Theatre 40 of Beverly Hills presents the Los Angeles premier of John Morogiello’s ENGAGING SHAW, a love story of sorts between a well-to-do Irish heiress and a well known playwright where the two take part in a game playing hard-to-get.
Jennifer Lynn Davis is Charlotte Payne-Townshend. She comes from a background where she lives a rather comfortable lifestyle. Grinnell Morris is George Bernard Shaw, a writer of plays. Although he is well respected both in his native country and beyond, his finances are much meager. He is presently writing another stage piece while being active in politics as a Fabian Socialist. He is staying in the cottage of Beatrice and Sidney Webb (Susan Priver and Warren Davis), good friends and founder of the political group Shaw subscribes to. He is keeping busy with his writings as he awaits for a theatre company to actually produce one of his works. Beatrice and Sidney invites Charlotte into their home to possibly have her become a benefactor to their political causes that promotes socialism. Once Charlottes encounters Shaw, she becomes quite impressed in this man, even calling him Bernie. Shaw, on the other hand, had a number of encounters of women within his background, even with a few ladies married and spoken for! He feels that he holds a superiority toward women, using the phrase superman–a term that would be used as the title of a future piece he would pen, “Men and Supermen”. However, Bernie doesn’t seem to care much for sex, perhaps suggesting that he doesn’t even want to “do it”! But the more Bernie talks about his domestic stand toward the opposite sex if not speaking for socialism, Charlotte’s desire becomes emotional stronger if not closer. It’s a classic example of the chase between a man and a woman or a woman and a man, set within the backdrop of Victorian-era England.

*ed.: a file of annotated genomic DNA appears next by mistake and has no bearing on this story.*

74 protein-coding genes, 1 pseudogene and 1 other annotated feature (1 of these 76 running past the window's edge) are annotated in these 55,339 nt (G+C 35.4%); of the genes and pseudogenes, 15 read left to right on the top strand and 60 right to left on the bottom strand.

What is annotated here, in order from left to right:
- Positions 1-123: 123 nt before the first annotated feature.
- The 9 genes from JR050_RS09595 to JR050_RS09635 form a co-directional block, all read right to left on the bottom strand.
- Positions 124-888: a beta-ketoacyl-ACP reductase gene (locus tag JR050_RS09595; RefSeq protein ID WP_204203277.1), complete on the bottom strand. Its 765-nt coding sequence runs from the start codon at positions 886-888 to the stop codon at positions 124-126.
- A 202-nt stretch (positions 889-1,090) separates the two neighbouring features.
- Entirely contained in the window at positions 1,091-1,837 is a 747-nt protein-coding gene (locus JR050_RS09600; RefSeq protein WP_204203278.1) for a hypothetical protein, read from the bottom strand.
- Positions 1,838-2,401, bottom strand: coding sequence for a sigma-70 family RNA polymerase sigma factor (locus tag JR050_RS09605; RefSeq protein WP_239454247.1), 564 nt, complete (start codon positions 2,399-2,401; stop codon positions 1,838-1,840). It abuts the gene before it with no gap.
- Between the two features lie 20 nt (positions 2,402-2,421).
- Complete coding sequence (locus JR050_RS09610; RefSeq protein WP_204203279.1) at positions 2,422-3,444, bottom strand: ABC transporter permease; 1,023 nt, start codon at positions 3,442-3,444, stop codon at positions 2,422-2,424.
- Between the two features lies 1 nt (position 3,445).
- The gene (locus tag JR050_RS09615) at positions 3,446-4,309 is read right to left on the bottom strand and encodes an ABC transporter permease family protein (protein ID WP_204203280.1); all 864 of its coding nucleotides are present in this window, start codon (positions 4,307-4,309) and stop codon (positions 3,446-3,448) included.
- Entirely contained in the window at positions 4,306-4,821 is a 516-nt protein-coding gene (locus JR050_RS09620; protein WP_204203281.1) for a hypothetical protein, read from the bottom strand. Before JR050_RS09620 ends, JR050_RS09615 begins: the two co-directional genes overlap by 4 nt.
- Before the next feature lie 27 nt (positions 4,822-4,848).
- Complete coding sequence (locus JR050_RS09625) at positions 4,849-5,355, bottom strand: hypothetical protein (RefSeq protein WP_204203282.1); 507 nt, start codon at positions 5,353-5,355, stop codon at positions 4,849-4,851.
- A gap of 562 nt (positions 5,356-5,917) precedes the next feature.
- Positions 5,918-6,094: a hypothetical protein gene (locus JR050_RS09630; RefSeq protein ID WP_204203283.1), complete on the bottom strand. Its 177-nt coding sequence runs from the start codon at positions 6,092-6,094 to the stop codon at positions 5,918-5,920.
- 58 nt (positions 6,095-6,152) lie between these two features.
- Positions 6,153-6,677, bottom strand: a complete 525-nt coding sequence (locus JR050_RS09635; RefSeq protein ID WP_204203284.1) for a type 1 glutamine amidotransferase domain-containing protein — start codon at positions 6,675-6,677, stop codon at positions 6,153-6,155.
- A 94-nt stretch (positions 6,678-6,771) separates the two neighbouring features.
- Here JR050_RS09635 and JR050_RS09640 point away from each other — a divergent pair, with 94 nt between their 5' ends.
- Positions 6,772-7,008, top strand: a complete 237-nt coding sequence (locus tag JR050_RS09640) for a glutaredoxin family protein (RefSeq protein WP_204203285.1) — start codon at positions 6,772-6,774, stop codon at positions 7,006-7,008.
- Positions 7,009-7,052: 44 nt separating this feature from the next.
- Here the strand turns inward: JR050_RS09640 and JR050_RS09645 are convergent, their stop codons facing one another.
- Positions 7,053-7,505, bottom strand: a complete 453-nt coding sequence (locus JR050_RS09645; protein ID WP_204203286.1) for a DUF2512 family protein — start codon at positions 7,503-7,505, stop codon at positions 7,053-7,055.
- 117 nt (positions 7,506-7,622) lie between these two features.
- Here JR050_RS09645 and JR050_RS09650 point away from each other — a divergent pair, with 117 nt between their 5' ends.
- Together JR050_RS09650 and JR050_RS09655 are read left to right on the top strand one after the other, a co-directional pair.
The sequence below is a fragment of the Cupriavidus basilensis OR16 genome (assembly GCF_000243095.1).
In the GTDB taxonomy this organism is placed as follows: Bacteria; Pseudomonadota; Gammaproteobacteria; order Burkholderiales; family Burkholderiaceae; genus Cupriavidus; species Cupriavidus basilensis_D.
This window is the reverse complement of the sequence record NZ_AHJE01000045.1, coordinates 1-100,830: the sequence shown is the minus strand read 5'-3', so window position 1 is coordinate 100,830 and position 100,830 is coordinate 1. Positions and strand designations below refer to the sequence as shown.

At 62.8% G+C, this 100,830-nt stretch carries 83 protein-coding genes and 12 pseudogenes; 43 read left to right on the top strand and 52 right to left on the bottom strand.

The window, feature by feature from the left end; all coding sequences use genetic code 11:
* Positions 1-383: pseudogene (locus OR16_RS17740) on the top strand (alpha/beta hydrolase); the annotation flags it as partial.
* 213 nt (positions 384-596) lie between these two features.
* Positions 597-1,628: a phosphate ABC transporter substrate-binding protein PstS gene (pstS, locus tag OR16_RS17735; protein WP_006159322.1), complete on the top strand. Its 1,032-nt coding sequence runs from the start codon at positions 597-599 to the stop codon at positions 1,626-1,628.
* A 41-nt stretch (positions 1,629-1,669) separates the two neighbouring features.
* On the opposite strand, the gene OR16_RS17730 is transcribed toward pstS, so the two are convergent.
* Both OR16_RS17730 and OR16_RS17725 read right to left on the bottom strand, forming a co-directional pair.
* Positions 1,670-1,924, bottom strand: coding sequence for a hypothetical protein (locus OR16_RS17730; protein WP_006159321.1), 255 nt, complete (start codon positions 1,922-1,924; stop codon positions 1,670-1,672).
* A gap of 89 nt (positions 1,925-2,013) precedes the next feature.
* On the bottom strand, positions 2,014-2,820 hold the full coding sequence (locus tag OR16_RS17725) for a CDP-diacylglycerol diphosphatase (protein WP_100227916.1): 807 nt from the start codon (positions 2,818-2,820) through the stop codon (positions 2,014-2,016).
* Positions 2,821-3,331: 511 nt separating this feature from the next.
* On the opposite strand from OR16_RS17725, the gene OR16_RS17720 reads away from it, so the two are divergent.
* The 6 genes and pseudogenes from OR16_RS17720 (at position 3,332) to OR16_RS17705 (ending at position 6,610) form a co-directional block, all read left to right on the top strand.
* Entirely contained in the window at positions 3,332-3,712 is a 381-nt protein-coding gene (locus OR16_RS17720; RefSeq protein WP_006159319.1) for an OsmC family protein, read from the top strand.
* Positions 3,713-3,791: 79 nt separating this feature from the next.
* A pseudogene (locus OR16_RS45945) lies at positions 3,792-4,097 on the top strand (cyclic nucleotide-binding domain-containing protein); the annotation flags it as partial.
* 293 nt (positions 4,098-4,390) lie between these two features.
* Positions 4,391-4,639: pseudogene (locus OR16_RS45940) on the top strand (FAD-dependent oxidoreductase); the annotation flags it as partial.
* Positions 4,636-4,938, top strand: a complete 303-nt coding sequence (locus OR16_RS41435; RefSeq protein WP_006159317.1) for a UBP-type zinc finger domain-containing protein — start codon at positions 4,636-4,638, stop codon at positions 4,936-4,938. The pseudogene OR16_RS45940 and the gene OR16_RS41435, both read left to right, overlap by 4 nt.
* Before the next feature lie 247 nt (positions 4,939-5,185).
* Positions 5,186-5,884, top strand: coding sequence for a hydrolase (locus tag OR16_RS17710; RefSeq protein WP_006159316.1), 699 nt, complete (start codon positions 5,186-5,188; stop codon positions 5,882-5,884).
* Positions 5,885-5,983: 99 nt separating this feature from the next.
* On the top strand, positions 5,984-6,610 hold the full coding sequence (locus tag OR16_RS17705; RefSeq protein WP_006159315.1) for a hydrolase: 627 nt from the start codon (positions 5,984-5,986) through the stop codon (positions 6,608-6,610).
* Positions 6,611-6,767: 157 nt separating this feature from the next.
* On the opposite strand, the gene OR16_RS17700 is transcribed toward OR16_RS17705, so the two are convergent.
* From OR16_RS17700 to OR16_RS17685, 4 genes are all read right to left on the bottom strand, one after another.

This play composed by playwright John Morogiello, whose writings last graced the Theatre 40 stage with The Consul, The Tramp, and America’s Sweetheart in 2016 (See review-Vol. 21-No. 47), is very witty and complete with sharp banter, especially with the verbs and such as spoken by Shaw. His character as portrayed by Grinnell Morris, shows himself as a man that knows where he stands, but delivers his methods in a way that is fit for the era of Victorian England. His delivery of being firm and to the point would be considered as aggressive at that time. Jennifer Lynn Davis as Charlotte Payne-Townshend also shows her place in society that is far from being “hoity-toity”. She isn’t stuck up per se, but she’s enough to keep following her Bernie with the notion that she would perhaps marry him. (She proposes!) Beatrice and Sidney Webb as played by Susan Priver and Warren Davis, appear as the supporting players that fields themselves as emotional support to Charlotte (via Beatrice) and Shaw. (Sidney and Shaw think politically alike!) But the real stars here are Charlotte and Shaw, as she attempts to get her man while Bernie attempts to get his man (himself), while awaiting to see his plays hit the floorboards.
Since this production is a period piece (1897 England), there is a lot of visuals to note along with the performance. Michele Young provides the period costumes, while Jeff G. Rack creates the sets that is just as charming and appealing as an English tea with biscuits (“cookies”) on the side.
Directed by Melanie MacQueen, ENGAGING SHAW is indeed engaging! It’s a romantic comedy for thinking folks. And unlike so-called “romcoms” of the present times, the notion of sex is more removed since in those Victorian times, nobody desired to admit that they wanted to ever “do it”! Of course, somebody has to “do it”! Otherwise, there wouldn’t be anyone left to see any of the Shaw plays that are still gracing a stage in some theatre located somewhere in this world. But for now, it’s Shaw the “superman” that’s being chased, far slower than a speeding bullet!